The huge level of activity of 1960s Japanese cinema also resulted in many classics. Akira Kurosawa directed the 1961 classic Yojimbo. Yasujir? Ozu made his final film, An Autumn Afternoon, in 1962. Mikio Naruse directed the wide screen melodrama When a Woman Ascends the Stairs in 1960.

The 1960s were the peak years of the Japanese New Wave movement, which began in the 1950s and continued through the early 1970s. Nagisa Oshima, Kaneto Shindo, Masahiro Shinoda, Susumu Hani and Shohei Imamura emerged as major filmmakers during the decade. Oshima's Cruel Story of Youth, Night and Fog in Japan and Death By Hanging, along with Shindo's Onibaba, Hani's Kanojo to kare and Imamura's The Insect Woman, became some of the better-known examples of Japanese New Wave filmmaking. Documentary films of Japan played a crucial role in the New Wave, as directors such as Hani, Kazuo Kuroki, Toshio Matsumoto, and Hiroshi Teshigahara moved from Japanese documentary into Japanese fiction film, while Japanese feature filmmakers like Oshima and Imamura also made documentaries.

Teshigahara's Woman in the Dunes (1964) won the Special Jury Prize at the Cannes Film Festival, and was nominated for Best Director and Best Foreign Language Film Oscars. Masaki Kobayashi's Kwaidan (1965) also picked up the Special Jury Prize at Cannes and received a nomination for Best Foreign Language Film at the Academy Awards. Bushido, Samurai Saga by Tadashi Imai won the Golden Bear at the 13th Berlin International Film Festival. Immortal Love by Keisuke Kinoshita and Twin Sisters of Kyoto and Portrait of Chieko, both by Noboru Nakamura, also received nominations for Best Foreign Language Film at the Academy Awards.

The 1970s saw the cinema audience drop due to the spread of television. Total audience declined from 1.2 billion in 1960 to 0.2 billion in 1980. Japanese Film companies fought back in various ways, such as the bigger budget films of Kadokawa Pictures, or including increasingly sexual or violent content and language which could not be shown on television. The resulting pink film industry became the stepping stone for many young Japanese independent filmmakers. The seventies also saw the start of the "idol eiga", films starring young "idols", who would bring in audiences due to their fame and popularity.

The 1980s saw the decline of the major Japanese film studios and their associated chains of cinemas, with major studios Toho and Toei barely staying in business, Shochiku supported almost solely by the Otoko wa tsurai yo films, and Nikkatsu declining even further.

Anime


There are numerous animations produced and released all over the world every year. Anime, which is the Japanese term originating in Japan and especially means the animation films made in Japan.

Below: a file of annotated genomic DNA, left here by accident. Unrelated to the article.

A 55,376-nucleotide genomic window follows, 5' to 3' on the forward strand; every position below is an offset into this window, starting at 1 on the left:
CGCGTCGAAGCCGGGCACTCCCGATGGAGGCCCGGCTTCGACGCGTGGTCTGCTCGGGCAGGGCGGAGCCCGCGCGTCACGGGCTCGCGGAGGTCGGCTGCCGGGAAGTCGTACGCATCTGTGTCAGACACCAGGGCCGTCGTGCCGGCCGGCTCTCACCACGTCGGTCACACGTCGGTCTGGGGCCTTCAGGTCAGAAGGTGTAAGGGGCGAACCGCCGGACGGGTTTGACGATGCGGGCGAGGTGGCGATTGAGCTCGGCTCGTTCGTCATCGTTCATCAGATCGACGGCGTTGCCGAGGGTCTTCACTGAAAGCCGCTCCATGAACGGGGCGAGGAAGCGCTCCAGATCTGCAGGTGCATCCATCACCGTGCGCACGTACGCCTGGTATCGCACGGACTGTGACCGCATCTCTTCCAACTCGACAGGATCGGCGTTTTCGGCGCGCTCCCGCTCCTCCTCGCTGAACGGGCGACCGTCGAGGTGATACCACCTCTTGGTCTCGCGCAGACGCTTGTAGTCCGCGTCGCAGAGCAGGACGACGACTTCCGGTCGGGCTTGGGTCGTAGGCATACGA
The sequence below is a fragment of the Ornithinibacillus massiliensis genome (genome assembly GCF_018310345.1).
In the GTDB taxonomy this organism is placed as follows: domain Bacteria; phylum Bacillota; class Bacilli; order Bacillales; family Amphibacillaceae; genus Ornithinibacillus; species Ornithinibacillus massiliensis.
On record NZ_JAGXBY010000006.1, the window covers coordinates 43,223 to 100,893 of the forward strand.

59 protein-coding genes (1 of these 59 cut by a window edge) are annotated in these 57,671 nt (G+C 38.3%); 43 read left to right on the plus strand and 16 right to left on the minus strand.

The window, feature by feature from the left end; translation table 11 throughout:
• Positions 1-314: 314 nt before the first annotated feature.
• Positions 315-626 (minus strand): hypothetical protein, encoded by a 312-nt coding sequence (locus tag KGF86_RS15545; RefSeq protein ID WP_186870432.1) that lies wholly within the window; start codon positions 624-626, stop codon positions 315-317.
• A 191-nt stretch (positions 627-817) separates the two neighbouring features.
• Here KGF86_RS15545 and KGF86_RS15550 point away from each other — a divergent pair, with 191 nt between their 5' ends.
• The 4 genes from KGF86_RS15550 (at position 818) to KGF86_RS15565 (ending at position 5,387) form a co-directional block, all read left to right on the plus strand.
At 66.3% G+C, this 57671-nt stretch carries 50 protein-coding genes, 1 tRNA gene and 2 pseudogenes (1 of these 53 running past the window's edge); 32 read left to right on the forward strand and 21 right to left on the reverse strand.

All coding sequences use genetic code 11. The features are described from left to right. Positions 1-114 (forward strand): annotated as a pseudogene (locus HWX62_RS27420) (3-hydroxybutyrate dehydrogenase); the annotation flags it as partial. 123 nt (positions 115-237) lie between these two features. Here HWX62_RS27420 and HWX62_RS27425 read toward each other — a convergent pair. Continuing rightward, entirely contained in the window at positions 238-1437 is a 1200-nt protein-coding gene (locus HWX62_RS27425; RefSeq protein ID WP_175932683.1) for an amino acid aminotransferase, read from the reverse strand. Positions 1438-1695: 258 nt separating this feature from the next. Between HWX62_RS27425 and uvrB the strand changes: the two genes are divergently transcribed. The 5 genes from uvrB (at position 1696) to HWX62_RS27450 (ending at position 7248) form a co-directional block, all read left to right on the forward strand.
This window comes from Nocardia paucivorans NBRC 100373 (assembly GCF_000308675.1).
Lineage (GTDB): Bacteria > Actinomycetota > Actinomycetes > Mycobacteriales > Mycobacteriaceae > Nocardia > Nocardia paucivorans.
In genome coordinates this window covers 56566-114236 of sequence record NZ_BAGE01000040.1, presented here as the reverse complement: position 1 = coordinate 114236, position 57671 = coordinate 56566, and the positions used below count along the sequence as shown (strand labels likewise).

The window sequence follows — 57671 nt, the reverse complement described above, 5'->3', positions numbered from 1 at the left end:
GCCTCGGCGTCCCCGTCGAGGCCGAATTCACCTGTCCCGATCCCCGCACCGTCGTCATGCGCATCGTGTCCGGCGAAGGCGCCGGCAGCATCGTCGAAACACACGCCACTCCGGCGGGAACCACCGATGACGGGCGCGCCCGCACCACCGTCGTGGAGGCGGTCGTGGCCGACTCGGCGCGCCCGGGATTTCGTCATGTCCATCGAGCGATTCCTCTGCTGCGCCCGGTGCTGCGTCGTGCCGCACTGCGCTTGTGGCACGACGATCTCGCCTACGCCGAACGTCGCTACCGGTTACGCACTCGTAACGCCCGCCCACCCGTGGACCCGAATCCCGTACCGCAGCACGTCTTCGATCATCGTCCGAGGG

The industry of anime has prospered substantially in Japan partly because the country has other Japanese pop cultures like as manga, video games and light novels. Some popular anime are adaptations of manga, video games, light novels and other media. And, anime has flourished worldwide so rapidly since anyone can access the Japanese animations with English dubs and subtitles.

Anime is hand-drawn and computer-generated animation originating from Japan. Outside Japan and in English, anime refers specifically to animation films produced in Japan. However, in Japan and in Japanese, anime describes all animated works, regardless of style or origin. Many works of animation with a similar style to Japanese animation are also produced outside Japan. Video games sometimes also feature segments and art styles that can be considered as "anime".

The Japanese anime industry consists of over 430 production companies, including major studios such as Studio Ghibli, Kyoto Animation, Sunrise, Bones, Ufotable, MAPPA, Wit Studio, CoMix Wave Films, Production I.G and Toei Animation. During the 1980s, anime rose in popularity, with new Japanese animated movies released every summer and winter, often based upon popular anime television series. Mamoru Oshii released his landmark Angel's Egg in 1985. Hayao Miyazaki adapted his manga series Nausicaä of the Valley of Wind into a feature film of the same name in 1984. Katsuhiro Otomo followed suit by adapting his own manga Akira into a feature film of the same name in 1988.

New Era of Japanese Film Industry


New Japanese directors who appeared in the 1980s include actor Juzo Itami, who directed his first film, The Funeral, in 1984, and achieved critical and box office success with Tampopo in 1985. Shinji S?mai, an artistically inclined populist Japanese director who made films like the youth-focused Typhoon Club, and the critically acclaimed Roman porno Love Hotel among others. Kiyoshi Kurosawa, who would generate international attention beginning in the mid-1990s, made his initial debut with pink films and genre horror.

Japanese Mini theaters, a type of independent movie theatre of Japan characterized by a smaller size and seating capacity in comparison to larger movie theaters, gained popularity during the 1980s. Mini theaters helped bring independent and arthouse films from other countries, as well as films produced in Japan by unknown Japanese filmmakers, to Japanese audiences.

Conclusion


The 2020 Japanese epic disaster drama film Fukushima 50, released on 6 March 2020, directed by Setsur? Wakamatsu and written by Y?ichi Maekawa. The film is based on the book by Ryusho Kadota, titled On the Brink: The Inside Story of Fukushima Daiichi, and it is the first Japanese film to depict the disaster.

In early 2020, Japanese film and television industry was afflicted by COVID-19 pandemic, which was greatly suffered due to health requirements, citing gave the nation its worst day of film and television industry impacted by health crisis since the end of World War II, and also were forced to suspend filming in an effort to keep their respective cast and crews safe from the infection. From the first (of many) 'health lockdowns' until the end of September 2021, many Japanese studios were closed or reorganized to suit the legal requirements for spread prevention.